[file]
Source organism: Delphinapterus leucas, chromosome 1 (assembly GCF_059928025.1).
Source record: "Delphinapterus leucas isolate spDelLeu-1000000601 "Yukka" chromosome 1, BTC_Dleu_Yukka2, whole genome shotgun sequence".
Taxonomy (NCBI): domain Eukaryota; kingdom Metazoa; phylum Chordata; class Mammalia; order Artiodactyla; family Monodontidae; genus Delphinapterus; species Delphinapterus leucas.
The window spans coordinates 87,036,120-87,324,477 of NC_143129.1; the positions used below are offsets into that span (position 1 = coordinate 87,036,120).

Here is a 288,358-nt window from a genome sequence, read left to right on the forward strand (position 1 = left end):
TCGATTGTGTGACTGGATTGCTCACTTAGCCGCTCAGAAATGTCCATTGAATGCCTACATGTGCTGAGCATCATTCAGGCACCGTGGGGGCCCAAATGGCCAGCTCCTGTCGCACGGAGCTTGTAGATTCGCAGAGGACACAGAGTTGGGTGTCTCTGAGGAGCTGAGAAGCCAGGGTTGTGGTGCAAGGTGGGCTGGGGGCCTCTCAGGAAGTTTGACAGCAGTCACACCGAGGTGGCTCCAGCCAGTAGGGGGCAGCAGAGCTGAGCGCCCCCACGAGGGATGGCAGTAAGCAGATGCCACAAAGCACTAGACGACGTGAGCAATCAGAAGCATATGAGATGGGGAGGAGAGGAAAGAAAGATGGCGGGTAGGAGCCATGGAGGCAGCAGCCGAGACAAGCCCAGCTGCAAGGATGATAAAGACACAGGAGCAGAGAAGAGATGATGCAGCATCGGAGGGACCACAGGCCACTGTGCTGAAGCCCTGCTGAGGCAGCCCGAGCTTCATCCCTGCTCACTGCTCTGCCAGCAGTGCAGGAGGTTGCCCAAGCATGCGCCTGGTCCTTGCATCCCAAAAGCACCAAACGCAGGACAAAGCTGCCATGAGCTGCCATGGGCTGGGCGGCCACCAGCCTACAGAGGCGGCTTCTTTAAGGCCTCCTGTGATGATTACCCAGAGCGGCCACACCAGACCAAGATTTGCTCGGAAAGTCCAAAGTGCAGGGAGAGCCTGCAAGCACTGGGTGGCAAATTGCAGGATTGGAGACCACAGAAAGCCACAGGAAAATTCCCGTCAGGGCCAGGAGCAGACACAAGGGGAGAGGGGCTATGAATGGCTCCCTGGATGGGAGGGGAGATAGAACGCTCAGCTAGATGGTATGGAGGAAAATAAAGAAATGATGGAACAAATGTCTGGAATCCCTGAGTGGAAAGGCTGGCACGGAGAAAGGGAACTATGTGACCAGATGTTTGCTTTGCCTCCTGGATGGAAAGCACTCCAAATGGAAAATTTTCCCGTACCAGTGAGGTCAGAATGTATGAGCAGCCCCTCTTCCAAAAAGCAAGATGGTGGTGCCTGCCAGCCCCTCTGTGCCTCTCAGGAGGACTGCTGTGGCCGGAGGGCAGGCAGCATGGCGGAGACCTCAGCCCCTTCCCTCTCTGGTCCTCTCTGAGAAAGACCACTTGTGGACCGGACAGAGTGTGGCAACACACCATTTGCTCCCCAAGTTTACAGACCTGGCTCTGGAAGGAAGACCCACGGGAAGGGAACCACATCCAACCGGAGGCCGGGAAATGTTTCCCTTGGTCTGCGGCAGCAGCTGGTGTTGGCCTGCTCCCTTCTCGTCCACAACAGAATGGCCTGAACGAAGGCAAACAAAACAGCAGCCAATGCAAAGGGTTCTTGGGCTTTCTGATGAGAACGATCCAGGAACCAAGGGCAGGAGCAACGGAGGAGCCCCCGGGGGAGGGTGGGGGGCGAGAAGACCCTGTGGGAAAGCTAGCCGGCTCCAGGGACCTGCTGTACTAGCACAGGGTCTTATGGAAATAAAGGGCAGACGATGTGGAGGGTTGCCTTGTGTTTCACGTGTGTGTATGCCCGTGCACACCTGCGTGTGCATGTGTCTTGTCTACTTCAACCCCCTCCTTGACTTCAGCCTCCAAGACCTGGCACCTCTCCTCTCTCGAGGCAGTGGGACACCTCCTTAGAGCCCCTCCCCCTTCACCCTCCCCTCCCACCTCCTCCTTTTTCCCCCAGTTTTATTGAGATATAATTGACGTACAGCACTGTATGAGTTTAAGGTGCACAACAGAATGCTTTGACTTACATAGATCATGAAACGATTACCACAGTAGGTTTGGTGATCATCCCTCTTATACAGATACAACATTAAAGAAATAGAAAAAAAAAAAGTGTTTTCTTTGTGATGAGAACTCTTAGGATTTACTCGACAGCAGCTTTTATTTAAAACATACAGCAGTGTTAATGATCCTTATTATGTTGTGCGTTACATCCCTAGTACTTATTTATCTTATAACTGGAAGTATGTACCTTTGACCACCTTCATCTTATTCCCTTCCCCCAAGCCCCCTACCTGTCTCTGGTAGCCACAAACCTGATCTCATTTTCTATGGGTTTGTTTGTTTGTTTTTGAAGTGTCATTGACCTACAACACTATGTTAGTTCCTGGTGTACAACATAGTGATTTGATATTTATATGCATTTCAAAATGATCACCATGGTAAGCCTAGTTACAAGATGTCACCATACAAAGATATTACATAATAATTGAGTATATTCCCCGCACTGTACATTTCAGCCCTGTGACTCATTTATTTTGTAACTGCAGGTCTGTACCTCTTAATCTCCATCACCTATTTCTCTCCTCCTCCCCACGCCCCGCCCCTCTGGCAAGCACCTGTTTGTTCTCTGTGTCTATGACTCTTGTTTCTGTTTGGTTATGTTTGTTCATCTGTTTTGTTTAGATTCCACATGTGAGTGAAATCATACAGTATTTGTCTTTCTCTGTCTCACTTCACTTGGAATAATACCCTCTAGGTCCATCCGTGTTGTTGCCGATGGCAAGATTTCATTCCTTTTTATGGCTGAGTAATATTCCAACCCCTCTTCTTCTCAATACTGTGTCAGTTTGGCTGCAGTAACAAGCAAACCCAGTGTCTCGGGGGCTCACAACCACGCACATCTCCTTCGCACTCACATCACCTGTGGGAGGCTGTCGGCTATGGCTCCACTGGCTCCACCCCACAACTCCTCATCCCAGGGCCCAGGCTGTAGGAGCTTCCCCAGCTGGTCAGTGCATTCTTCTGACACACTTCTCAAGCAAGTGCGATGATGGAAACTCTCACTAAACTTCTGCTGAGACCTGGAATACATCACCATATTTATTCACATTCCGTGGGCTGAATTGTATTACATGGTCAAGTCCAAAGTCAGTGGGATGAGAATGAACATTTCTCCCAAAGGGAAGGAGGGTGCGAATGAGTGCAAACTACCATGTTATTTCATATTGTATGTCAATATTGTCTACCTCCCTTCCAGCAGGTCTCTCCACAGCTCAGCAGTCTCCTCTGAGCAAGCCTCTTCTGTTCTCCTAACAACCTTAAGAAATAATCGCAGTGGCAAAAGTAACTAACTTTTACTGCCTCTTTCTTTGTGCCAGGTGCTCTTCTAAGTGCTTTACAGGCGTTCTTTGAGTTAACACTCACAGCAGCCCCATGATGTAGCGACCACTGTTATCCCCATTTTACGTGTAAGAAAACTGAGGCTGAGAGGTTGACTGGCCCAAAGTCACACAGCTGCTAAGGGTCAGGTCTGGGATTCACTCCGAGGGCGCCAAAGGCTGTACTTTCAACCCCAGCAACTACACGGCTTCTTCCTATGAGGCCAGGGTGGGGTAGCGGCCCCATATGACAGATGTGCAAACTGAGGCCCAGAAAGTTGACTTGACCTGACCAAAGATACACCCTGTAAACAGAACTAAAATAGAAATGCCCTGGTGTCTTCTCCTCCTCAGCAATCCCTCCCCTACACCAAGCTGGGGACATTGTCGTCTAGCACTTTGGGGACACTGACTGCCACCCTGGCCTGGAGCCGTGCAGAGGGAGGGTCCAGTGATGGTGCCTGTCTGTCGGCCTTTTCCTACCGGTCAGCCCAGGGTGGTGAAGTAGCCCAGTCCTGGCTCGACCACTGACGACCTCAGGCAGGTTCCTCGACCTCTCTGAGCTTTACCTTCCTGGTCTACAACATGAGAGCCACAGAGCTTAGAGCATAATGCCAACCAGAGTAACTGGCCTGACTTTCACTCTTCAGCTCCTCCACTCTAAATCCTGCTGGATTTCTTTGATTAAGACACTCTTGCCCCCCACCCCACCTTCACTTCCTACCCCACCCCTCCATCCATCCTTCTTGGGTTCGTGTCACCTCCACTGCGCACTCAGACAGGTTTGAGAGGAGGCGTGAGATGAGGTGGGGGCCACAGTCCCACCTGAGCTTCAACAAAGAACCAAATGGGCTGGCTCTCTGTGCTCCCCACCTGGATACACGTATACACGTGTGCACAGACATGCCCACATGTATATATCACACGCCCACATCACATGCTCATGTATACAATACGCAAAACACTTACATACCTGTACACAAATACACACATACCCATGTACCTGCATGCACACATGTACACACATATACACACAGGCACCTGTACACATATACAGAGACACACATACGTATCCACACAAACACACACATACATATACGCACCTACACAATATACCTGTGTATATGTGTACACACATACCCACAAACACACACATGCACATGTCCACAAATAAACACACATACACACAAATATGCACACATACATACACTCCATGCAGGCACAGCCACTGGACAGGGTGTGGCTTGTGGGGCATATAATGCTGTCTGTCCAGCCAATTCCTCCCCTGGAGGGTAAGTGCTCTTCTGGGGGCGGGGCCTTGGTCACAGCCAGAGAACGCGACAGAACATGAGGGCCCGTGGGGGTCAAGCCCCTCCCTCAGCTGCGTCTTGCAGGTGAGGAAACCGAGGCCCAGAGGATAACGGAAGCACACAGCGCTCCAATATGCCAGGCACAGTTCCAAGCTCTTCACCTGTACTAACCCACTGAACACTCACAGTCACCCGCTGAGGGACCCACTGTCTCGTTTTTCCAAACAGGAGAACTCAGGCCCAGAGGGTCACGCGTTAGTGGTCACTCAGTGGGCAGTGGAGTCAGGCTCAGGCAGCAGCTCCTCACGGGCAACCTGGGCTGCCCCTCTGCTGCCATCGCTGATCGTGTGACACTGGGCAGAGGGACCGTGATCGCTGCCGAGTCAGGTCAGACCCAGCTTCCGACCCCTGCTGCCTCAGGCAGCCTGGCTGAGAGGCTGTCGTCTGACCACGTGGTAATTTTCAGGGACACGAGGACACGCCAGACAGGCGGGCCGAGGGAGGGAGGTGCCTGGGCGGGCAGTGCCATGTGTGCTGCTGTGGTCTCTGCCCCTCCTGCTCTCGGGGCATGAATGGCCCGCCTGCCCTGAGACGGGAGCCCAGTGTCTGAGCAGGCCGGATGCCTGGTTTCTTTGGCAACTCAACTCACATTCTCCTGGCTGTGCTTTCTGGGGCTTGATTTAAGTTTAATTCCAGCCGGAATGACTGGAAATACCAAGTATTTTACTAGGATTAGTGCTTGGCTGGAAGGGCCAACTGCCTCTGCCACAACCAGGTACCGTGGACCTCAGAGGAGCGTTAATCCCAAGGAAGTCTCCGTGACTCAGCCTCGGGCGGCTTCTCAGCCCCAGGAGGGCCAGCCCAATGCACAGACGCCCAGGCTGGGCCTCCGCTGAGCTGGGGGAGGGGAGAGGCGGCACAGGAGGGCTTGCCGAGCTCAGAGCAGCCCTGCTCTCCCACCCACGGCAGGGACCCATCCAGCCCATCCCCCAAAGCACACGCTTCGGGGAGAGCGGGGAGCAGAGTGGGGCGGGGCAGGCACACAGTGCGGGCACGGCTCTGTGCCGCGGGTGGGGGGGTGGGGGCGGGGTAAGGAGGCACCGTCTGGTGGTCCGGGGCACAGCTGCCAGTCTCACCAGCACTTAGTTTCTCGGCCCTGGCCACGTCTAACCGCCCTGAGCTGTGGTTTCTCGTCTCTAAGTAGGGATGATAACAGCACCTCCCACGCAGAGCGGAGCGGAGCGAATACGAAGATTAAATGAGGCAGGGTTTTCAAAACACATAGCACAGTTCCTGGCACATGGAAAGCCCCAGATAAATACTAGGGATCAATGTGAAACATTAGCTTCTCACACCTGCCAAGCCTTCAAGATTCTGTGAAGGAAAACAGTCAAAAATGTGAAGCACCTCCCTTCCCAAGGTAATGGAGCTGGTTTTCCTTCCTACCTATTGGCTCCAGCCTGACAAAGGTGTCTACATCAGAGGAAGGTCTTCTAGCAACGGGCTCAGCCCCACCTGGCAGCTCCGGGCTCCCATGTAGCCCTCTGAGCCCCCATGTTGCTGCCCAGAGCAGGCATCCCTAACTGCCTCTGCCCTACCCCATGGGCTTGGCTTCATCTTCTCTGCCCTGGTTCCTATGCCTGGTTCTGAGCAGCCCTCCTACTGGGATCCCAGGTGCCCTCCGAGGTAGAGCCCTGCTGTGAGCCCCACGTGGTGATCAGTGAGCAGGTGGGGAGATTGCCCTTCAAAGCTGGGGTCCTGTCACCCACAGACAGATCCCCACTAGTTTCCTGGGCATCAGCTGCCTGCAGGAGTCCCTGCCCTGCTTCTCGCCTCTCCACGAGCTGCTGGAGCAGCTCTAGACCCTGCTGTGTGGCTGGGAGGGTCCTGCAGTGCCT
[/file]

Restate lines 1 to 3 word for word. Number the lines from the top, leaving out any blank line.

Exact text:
Source organism: Delphinapterus leucas, chromosome 1 (assembly GCF_059928025.1).
Source record: "Delphinapterus leucas isolate spDelLeu-1000000601 "Yukka" chromosome 1, BTC_Dleu_Yukka2, whole genome shotgun sequence".
Taxonomy (NCBI): domain Eukaryota; kingdom Metazoa; phylum Chordata; class Mammalia; order Artiodactyla; family Monodontidae; genus Delphinapterus; species Delphinapterus leucas.